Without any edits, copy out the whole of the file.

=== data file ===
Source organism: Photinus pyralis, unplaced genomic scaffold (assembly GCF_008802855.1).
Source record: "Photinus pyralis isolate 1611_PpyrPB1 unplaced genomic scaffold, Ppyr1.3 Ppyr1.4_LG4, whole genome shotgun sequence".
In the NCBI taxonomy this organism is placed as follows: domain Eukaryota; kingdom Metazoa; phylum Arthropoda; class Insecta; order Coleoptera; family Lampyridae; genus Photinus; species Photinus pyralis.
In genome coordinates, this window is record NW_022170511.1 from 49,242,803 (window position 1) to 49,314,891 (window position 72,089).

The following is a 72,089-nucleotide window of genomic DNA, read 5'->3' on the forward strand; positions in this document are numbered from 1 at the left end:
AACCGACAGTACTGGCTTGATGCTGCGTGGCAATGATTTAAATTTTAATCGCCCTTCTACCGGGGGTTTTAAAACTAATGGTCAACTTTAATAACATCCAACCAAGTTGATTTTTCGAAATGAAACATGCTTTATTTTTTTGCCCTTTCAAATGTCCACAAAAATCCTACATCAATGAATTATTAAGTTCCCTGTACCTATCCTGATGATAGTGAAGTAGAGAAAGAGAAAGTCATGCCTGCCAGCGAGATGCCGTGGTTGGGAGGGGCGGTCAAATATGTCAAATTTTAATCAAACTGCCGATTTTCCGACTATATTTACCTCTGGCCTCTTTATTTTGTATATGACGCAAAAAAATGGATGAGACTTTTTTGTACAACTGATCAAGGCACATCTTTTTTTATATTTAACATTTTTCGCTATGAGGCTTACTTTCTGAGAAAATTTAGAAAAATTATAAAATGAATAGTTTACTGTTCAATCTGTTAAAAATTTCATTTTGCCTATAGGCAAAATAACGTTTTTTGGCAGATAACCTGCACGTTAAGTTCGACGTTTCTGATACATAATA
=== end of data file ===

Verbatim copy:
Source organism: Photinus pyralis, unplaced genomic scaffold (assembly GCF_008802855.1).
Source record: "Photinus pyralis isolate 1611_PpyrPB1 unplaced genomic scaffold, Ppyr1.3 Ppyr1.4_LG4, whole genome shotgun sequence".
In the NCBI taxonomy this organism is placed as follows: domain Eukaryota; kingdom Metazoa; phylum Arthropoda; class Insecta; order Coleoptera; family Lampyridae; genus Photinus; species Photinus pyralis.
In genome coordinates, this window is record NW_022170511.1 from 49,242,803 (window position 1) to 49,314,891 (window position 72,089).

The following is a 72,089-nucleotide window of genomic DNA, read 5'->3' on the forward strand; positions in this document are numbered from 1 at the left end:
AACCGACAGTACTGGCTTGATGCTGCGTGGCAATGATTTAAATTTTAATCGCCCTTCTACCGGGGGTTTTAAAACTAATGGTCAACTTTAATAACATCCAACCAAGTTGATTTTTCGAAATGAAACATGCTTTATTTTTTTGCCCTTTCAAATGTCCACAAAAATCCTACATCAATGAATTATTAAGTTCCCTGTACCTATCCTGATGATAGTGAAGTAGAGAAAGAGAAAGTCATGCCTGCCAGCGAGATGCCGTGGTTGGGAGGGGCGGTCAAATATGTCAAATTTTAATCAAACTGCCGATTTTCCGACTATATTTACCTCTGGCCTCTTTATTTTGTATATGACGCAAAAAAATGGATGAGACTTTTTTGTACAACTGATCAAGGCACATCTTTTTTTATATTTAACATTTTTCGCTATGAGGCTTACTTTCTGAGAAAATTTAGAAAAATTATAAAATGAATAGTTTACTGTTCAATCTGTTAAAAATTTCATTTTGCCTATAGGCAAAATAACGTTTTTTGGCAGATAACCTGCACGTTAAGTTCGACGTTTCTGATACATAATA